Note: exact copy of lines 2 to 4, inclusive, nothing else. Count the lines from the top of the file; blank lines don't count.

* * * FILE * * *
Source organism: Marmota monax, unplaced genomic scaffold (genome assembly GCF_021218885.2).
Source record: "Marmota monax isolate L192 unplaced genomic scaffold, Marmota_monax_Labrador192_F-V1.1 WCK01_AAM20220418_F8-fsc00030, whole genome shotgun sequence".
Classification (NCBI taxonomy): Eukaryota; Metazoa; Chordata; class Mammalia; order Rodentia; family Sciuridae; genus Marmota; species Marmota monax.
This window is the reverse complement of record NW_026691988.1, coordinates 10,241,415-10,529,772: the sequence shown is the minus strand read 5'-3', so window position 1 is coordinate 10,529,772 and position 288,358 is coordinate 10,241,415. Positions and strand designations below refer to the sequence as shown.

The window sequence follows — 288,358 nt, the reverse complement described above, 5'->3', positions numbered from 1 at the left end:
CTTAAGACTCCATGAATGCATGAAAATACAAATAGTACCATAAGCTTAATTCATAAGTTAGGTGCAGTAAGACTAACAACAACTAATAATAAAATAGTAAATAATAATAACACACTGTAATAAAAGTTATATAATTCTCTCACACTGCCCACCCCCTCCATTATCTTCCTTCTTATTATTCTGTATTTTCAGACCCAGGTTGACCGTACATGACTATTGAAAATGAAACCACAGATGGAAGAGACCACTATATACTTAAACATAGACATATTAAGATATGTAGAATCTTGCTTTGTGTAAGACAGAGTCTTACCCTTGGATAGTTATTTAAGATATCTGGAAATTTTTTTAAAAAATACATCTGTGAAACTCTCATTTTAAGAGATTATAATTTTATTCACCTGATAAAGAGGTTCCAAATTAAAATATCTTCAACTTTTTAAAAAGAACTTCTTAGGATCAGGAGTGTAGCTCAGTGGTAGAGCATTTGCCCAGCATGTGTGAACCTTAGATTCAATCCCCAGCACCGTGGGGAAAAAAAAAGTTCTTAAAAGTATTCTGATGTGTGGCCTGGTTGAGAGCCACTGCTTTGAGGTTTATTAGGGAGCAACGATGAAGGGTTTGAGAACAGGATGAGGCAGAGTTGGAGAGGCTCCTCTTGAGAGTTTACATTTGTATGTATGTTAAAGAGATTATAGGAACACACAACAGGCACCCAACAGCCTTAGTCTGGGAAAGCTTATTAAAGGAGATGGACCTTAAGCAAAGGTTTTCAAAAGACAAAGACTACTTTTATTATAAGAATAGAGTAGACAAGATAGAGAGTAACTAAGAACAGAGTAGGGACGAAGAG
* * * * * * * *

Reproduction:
Source record: "Marmota monax isolate L192 unplaced genomic scaffold, Marmota_monax_Labrador192_F-V1.1 WCK01_AAM20220418_F8-fsc00030, whole genome shotgun sequence".
Classification (NCBI taxonomy): Eukaryota; Metazoa; Chordata; class Mammalia; order Rodentia; family Sciuridae; genus Marmota; species Marmota monax.
This window is the reverse complement of record NW_026691988.1, coordinates 10,241,415-10,529,772: the sequence shown is the minus strand read 5'-3', so window position 1 is coordinate 10,529,772 and position 288,358 is coordinate 10,241,415. Positions and strand designations below refer to the sequence as shown.